Ashley: We like to provide a balance between academic and nonacademic professional development opportunities.  We think that your PI and other professors are fantastic (and probably the best) resources when it comes to navigating the traditional research-PI route in academia, since they have already done that successfully.  But when it comes to some other career paths, there could be other resources you can tap into, and we try to help with that. It’s not just about bringing you insights from people who have been working in research and research-related professions. With the resources we provide – courses, seminars, workshops, networking events etc. – we want to help students think about and improve skills that would make their transition to the job market easier. Also, many of these transferable skills are not exclusive for industry or academia. For example, having excellent project management skills would be an asset whether you are going to be a PI running a lab or a scientific writer for a medical communications company.

Aaram: You mentioned the importance of transferable skills. Something I have noticed is how many graduate students and postdoctoral fellows are unaware of their importance or unsure whether they have them. Do programs like ASPIRE offer any specific resources to help?

Ashley: The BRET Office of Career Development offers several resources as part of the ASPIRE program. We offer short modules that provide valuable exposure to our students and scholars in areas including communication, teaching, clinical research and business and entrepreneurship – one of the notable ones is EQ + IQ = Career Success where topics such as workplace communication, emotional intelligence, and building professional relationships are covered. Trainees also perform a self-assessment to recognize their strengths.

Another resource is the ASPIRE to Plan Workshop conducted by Kim Petrie. It includes interactive sessions emphasizing self-assessment, potential career options, and career planning to help young researchers create a framework and go from there.

We also provide a CV/Resume drop-in clinic for PhD students and postdocs, where we go through the student’s CV or resume (or even LinkedIn profile), and suggest opportunities for improvement. Sometimes we go over the skills they have and how these skills are aligned with careers in science or science-related areas that they want to pursue.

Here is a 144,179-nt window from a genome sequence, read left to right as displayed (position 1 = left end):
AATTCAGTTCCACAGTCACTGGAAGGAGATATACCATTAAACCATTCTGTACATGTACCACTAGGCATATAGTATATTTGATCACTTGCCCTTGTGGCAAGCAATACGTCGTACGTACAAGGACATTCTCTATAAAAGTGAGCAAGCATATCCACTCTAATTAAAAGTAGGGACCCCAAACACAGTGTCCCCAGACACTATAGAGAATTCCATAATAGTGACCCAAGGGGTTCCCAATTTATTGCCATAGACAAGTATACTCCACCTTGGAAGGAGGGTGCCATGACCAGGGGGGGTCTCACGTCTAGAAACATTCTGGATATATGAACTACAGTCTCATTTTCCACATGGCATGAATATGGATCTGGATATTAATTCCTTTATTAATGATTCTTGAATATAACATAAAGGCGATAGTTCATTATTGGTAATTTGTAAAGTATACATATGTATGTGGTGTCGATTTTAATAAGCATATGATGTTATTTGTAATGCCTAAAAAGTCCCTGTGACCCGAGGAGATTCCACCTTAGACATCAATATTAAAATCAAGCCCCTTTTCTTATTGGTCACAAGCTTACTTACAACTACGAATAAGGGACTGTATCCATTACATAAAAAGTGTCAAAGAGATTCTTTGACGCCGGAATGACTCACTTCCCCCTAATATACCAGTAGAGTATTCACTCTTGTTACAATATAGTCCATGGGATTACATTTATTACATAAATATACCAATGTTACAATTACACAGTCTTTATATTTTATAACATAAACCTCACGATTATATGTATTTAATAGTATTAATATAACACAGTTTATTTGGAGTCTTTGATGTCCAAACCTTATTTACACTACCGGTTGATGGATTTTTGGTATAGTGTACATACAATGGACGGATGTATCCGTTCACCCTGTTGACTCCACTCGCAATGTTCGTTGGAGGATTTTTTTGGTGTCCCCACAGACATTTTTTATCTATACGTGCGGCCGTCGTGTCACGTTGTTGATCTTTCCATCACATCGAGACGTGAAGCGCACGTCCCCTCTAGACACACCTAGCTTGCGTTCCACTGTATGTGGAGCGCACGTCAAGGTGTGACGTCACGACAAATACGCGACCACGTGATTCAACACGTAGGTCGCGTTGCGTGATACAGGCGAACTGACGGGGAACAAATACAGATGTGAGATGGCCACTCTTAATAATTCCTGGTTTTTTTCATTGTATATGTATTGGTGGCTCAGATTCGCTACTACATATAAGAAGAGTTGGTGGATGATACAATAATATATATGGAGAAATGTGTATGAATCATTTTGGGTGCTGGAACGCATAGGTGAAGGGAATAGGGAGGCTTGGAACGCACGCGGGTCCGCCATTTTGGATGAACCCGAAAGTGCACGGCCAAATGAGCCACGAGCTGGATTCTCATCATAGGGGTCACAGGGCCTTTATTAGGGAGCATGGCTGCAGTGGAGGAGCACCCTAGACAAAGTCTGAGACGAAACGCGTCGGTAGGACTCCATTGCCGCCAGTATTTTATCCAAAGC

Aaram: These are some excellent resources for young biomedical researchers who are just starting out on their career path! Could you elaborate a bit on the science and science-related careers?

Ashley: Thanks! We are working hard to grow this program. And yeah, when we talk about careers in science, we usually think about research careers, either in academia or industry. But to me, science is not just about people pipetting, it is also about exposing people to diverse fields and views. It’s a larger umbrella, where people like you and me, who are not working at the bench, are still directly supporting the larger biomedical enterprise, in science-related professions – as a scientific writer or the manager of a career development program for young scientists.

Aaram: I wholeheartedly agree. We need more programs like ASPIRE. Scientific research does not happen in a vacuum. We should increase our efforts to inform young science professionals about opportunities that are available and help them develop transferable skills that make them competitive in their pursuit of science and related careers. Thank you, Ashley. I’m sure our readers will benefit greatly from your wonderful insights.

 

Hi there! I’m Aaram, the founder of Sciencera. I grew up in beautiful city of Thiruvananthapuram in the Southern part of India, famous for its pristine beaches. Now, I am a scientific writer based in Indianapolis. When I am not busy procrastinating on my writing, poring through research articles, or coming up with grand ideas to save the planet, I love playing soccer and chess. I read a bit and write sporadically when caffeinated to the right amount. I am passionate about scientific research, writing, and outreach activities.

One thought on “Beyond the bench: A conversation about careers in science